Recognizing Day Against Homophobia, Biphobia and Transphobia

By Ron Fanfair

Ron Fanfair


Community Partnerships and Engagement Unit
Office of the Chief

The Progress Pride Flag was raised at Toronto Police Service headquarters on International Day Against Homophobia, Biphobia and Transphobia observed on May 17.

Chief Myron Demkiw said the Service is listening to and learning from community members’ lived experiences and fully supporting Justice Gloria Epstein’s Missing & Missed Report recommendations.

“We are making progress on the Gender Diversity and Trans Inclusion Project,” he added. “We are also having meetings with the 2SLGBTQ+ISN and Consultative Committee members to learn about the unique challenges they are facing, including some of the more recent challenges and how we as a Service can better support them.”

Demkiw thanked Constable Cheryl Taylor for taking on the new 2SLGBTQ+ Liaison Officer role in the Community Partnerships & Engagement Unit and supporting Sergeant Rob Chevalier.

On June 1, the Progress Pride Flag will be raised for the first time at every TPS Division that has the capacity to accommodate two flags.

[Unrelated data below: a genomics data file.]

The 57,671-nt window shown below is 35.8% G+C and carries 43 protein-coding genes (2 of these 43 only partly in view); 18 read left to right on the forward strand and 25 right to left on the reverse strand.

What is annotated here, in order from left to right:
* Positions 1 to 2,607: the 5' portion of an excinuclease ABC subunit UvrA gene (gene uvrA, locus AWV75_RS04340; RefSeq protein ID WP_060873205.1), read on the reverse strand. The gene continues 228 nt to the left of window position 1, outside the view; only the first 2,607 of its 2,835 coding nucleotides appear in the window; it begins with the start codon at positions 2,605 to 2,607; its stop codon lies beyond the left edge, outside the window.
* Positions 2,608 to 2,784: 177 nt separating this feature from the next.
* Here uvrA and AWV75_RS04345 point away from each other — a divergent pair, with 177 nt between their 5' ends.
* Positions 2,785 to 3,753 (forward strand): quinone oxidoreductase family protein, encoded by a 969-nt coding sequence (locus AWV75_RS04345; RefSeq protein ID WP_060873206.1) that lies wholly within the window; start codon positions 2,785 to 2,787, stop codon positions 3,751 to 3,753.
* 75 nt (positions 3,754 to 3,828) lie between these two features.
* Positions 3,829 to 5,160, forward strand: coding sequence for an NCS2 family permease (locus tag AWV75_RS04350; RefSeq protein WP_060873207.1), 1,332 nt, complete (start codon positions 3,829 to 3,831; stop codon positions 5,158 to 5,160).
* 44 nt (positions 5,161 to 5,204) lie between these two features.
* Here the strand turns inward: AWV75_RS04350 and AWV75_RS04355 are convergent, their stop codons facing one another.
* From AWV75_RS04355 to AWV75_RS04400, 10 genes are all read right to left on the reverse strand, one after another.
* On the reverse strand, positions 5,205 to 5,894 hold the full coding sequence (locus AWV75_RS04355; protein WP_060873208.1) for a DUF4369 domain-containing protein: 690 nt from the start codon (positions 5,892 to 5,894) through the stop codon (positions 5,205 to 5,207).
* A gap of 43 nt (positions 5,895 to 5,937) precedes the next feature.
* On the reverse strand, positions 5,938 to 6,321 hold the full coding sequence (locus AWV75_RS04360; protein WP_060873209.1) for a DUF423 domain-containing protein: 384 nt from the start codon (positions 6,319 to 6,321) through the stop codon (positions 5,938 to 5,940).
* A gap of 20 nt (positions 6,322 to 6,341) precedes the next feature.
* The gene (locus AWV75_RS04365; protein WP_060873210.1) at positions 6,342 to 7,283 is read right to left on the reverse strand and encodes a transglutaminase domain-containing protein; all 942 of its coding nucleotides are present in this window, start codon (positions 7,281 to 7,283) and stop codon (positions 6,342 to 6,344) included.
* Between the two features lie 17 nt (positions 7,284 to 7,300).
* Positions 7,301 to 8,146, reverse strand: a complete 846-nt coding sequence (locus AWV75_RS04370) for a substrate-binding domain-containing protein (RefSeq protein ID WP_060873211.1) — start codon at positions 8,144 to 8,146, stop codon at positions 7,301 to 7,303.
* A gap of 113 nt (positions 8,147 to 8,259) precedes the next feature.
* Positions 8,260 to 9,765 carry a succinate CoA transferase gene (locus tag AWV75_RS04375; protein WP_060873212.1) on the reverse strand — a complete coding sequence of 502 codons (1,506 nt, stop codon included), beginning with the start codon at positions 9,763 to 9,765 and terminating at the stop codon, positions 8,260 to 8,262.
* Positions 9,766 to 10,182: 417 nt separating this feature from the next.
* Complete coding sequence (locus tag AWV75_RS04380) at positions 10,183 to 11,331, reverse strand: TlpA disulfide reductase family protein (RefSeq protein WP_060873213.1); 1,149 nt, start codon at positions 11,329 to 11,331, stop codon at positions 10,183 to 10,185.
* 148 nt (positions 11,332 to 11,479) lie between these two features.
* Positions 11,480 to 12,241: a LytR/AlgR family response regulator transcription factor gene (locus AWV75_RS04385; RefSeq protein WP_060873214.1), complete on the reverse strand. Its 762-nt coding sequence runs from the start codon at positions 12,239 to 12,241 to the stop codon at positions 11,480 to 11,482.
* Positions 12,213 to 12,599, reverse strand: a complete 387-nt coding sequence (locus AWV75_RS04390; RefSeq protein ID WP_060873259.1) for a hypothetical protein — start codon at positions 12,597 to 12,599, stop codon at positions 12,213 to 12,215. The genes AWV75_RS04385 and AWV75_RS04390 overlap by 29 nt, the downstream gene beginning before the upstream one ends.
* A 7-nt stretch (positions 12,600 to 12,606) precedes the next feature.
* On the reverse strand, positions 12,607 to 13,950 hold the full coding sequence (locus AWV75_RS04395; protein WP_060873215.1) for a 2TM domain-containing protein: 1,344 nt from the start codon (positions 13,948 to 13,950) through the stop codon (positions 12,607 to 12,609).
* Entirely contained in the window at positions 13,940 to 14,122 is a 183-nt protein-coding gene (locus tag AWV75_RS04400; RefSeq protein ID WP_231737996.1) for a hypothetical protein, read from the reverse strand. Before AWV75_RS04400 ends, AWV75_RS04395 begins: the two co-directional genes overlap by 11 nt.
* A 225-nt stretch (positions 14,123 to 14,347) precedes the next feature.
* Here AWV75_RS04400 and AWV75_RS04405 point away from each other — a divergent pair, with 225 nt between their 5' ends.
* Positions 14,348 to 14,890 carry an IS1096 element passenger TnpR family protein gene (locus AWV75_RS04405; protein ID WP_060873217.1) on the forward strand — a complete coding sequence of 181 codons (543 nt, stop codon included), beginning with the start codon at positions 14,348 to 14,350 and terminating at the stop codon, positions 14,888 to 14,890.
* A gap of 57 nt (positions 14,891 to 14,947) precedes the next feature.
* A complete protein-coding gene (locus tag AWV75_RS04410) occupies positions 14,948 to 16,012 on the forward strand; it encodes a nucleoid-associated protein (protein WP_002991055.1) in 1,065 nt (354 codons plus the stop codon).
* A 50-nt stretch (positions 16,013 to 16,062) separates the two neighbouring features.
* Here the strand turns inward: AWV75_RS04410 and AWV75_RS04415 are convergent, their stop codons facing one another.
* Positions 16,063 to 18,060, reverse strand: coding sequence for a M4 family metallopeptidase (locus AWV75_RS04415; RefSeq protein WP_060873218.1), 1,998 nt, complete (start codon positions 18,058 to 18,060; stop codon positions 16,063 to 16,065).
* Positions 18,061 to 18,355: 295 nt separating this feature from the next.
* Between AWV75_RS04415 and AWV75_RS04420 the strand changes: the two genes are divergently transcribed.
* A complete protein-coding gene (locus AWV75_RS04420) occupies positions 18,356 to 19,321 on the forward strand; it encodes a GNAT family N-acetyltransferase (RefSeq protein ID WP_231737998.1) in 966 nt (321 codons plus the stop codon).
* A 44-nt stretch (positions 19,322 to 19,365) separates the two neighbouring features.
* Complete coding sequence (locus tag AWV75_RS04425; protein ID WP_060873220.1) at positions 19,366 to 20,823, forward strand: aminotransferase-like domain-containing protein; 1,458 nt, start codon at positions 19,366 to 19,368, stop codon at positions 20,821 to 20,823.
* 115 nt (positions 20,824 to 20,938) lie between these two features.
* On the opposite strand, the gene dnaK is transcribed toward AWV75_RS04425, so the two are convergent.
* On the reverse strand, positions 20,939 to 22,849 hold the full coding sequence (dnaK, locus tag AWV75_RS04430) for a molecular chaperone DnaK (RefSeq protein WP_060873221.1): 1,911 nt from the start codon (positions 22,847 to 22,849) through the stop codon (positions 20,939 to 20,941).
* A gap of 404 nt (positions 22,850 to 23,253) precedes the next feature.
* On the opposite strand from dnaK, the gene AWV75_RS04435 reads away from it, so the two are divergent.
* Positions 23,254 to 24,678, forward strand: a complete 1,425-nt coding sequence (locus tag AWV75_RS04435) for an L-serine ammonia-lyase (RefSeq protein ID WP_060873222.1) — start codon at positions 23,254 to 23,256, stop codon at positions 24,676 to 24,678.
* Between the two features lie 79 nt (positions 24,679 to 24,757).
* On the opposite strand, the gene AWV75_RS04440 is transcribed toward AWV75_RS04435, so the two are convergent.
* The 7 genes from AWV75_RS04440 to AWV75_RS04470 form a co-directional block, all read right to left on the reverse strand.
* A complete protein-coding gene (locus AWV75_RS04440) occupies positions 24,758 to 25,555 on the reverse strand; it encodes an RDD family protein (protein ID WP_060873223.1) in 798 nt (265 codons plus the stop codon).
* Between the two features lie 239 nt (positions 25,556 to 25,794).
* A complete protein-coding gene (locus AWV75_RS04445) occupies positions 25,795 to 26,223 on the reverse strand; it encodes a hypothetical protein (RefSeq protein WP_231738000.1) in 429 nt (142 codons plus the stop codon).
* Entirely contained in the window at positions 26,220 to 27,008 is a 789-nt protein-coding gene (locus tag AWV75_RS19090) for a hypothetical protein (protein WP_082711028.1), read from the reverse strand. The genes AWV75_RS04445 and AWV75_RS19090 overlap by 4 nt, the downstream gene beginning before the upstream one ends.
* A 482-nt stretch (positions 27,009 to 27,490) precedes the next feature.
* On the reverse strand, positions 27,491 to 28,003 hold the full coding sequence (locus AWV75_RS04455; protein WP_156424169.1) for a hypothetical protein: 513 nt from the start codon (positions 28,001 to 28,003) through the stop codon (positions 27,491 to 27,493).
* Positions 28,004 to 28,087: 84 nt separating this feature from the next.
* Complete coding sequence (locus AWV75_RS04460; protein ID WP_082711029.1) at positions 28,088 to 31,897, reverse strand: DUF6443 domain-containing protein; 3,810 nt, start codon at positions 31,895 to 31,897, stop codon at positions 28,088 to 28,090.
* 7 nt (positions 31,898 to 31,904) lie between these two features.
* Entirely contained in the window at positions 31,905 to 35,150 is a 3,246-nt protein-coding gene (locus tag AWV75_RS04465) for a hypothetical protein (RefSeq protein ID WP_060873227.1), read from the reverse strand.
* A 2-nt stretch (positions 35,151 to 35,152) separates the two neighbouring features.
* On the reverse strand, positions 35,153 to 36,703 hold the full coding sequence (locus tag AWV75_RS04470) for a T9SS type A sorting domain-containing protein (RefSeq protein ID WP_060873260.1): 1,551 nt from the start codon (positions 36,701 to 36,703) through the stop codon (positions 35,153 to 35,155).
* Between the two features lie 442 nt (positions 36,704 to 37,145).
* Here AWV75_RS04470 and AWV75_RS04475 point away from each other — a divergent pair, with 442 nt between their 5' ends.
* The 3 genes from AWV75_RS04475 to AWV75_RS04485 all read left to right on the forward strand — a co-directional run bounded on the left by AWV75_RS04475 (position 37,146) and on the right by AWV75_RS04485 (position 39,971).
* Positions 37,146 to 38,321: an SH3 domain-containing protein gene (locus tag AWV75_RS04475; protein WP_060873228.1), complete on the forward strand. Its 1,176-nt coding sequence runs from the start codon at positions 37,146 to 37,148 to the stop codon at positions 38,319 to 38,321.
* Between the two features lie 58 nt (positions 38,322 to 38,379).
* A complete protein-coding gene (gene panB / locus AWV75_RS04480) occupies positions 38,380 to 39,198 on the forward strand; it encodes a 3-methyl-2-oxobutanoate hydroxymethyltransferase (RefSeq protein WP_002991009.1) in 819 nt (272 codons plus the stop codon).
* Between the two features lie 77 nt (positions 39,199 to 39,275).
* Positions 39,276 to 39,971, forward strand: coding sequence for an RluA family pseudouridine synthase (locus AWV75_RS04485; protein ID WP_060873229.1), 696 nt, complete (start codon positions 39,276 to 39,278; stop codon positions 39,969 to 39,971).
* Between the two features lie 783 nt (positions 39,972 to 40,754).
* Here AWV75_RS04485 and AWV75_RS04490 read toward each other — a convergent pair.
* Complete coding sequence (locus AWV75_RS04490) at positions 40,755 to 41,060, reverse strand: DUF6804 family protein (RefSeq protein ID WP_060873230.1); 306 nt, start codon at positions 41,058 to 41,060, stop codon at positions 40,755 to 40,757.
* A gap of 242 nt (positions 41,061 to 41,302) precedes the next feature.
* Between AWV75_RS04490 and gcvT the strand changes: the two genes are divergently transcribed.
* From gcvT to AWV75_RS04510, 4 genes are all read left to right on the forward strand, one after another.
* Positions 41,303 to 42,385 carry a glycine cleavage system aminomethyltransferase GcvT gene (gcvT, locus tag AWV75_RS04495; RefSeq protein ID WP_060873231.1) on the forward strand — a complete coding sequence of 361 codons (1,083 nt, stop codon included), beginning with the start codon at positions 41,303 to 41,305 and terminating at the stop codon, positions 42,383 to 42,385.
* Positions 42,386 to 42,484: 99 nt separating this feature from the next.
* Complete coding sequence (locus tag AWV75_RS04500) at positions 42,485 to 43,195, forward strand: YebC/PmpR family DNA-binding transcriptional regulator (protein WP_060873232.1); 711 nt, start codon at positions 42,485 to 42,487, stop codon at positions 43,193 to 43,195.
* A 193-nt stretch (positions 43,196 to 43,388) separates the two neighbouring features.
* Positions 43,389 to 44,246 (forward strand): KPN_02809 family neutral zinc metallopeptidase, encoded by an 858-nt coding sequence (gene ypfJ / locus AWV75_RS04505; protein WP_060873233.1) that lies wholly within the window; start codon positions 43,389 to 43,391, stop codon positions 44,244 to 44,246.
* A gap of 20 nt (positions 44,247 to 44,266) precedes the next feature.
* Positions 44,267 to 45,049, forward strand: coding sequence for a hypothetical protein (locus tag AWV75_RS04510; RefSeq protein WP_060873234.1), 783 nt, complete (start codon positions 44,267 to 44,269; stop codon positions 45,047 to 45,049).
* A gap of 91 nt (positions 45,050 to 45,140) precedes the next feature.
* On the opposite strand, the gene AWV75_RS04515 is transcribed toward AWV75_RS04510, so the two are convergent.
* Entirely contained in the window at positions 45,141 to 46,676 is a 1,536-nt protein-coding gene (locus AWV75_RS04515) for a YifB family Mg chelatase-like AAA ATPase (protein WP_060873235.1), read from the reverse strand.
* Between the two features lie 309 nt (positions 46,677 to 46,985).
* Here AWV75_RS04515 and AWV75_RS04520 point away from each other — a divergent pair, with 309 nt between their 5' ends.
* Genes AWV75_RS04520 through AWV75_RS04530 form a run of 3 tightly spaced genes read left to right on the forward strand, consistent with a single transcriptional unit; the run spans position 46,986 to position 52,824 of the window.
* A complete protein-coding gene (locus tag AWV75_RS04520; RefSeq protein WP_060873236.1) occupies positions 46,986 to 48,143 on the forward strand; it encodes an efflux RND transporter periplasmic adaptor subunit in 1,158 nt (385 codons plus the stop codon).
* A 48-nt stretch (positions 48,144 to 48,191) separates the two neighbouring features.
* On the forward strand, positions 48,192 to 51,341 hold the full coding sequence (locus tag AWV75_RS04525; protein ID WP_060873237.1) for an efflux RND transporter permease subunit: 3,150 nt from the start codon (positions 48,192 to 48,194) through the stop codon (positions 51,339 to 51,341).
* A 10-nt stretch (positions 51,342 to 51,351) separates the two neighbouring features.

“Our ongoing work, learning and commitment to building stronger relationships continues,” said Demkiw. “And I want to personally thank the entire Command Team for their unwavering support for our 2SLGBTQ+ communities.”

Community member Brodi Tyler joined Demkiw in raising the flag that was immediately lowered to half-mast in honour of Ontario Provincial Police Sergeant Eric Mueller who was killed in the line of duty.

“I do not believe that just one person is able to represent any community of such vast diversity,” Tyler said. “But I do believe that just one person’s courage to stand up in the face of adversity and speak up can have a monumental impact on society.”

The Progress Pride flag places greater emphasis on inclusion and progress and includes yellow and a purple circle to represent intersex and non-binary, black and brown stripes representing marginalized LGBTQ2S+ communities of color as well as the colors pink, light blue and white, which are used on the Transgender Pride Flag.

Two people shake hands in larger group of people
Brodi Tyler and Chief Myron Demkiw celebrated raising Progress Pride Flag Photo: Brent Smyth



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